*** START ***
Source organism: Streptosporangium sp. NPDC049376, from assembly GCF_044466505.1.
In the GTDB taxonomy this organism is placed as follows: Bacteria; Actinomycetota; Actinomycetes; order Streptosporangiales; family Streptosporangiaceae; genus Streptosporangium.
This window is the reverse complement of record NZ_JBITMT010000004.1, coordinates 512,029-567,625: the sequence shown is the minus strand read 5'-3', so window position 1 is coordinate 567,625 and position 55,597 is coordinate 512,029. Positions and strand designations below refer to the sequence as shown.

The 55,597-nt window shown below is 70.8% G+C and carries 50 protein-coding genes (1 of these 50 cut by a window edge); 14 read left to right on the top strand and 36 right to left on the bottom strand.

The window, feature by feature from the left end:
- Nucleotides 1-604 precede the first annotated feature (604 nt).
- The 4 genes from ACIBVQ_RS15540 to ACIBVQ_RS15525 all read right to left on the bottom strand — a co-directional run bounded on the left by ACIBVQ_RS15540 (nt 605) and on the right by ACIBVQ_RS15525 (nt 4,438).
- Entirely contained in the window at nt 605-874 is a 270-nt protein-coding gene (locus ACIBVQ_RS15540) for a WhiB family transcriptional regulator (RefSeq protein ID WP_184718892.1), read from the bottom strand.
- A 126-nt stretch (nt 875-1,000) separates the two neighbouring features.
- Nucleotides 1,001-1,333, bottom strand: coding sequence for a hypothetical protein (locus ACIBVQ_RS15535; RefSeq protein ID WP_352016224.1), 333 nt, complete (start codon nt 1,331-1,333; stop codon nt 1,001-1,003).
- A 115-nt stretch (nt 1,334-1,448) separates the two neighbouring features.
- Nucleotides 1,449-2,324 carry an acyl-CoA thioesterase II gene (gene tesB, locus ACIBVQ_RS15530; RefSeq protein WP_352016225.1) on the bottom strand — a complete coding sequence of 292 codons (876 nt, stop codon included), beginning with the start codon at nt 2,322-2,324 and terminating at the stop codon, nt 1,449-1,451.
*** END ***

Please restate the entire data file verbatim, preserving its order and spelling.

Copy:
Source organism: Streptosporangium sp. NPDC049376, from assembly GCF_044466505.1.
In the GTDB taxonomy this organism is placed as follows: Bacteria; Actinomycetota; Actinomycetes; order Streptosporangiales; family Streptosporangiaceae; genus Streptosporangium.
This window is the reverse complement of record NZ_JBITMT010000004.1, coordinates 512,029-567,625: the sequence shown is the minus strand read 5'-3', so window position 1 is coordinate 567,625 and position 55,597 is coordinate 512,029. Positions and strand designations below refer to the sequence as shown.

The 55,597-nt window shown below is 70.8% G+C and carries 50 protein-coding genes (1 of these 50 cut by a window edge); 14 read left to right on the top strand and 36 right to left on the bottom strand.

The window, feature by feature from the left end:
- Nucleotides 1-604 precede the first annotated feature (604 nt).
- The 4 genes from ACIBVQ_RS15540 to ACIBVQ_RS15525 all read right to left on the bottom strand — a co-directional run bounded on the left by ACIBVQ_RS15540 (nt 605) and on the right by ACIBVQ_RS15525 (nt 4,438).
- Entirely contained in the window at nt 605-874 is a 270-nt protein-coding gene (locus ACIBVQ_RS15540) for a WhiB family transcriptional regulator (RefSeq protein ID WP_184718892.1), read from the bottom strand.
- A 126-nt stretch (nt 875-1,000) separates the two neighbouring features.
- Nucleotides 1,001-1,333, bottom strand: coding sequence for a hypothetical protein (locus ACIBVQ_RS15535; RefSeq protein ID WP_352016224.1), 333 nt, complete (start codon nt 1,331-1,333; stop codon nt 1,001-1,003).
- A 115-nt stretch (nt 1,334-1,448) separates the two neighbouring features.
- Nucleotides 1,449-2,324 carry an acyl-CoA thioesterase II gene (gene tesB, locus ACIBVQ_RS15530; RefSeq protein WP_352016225.1) on the bottom strand — a complete coding sequence of 292 codons (876 nt, stop codon included), beginning with the start codon at nt 2,322-2,324 and terminating at the stop codon, nt 1,449-1,451.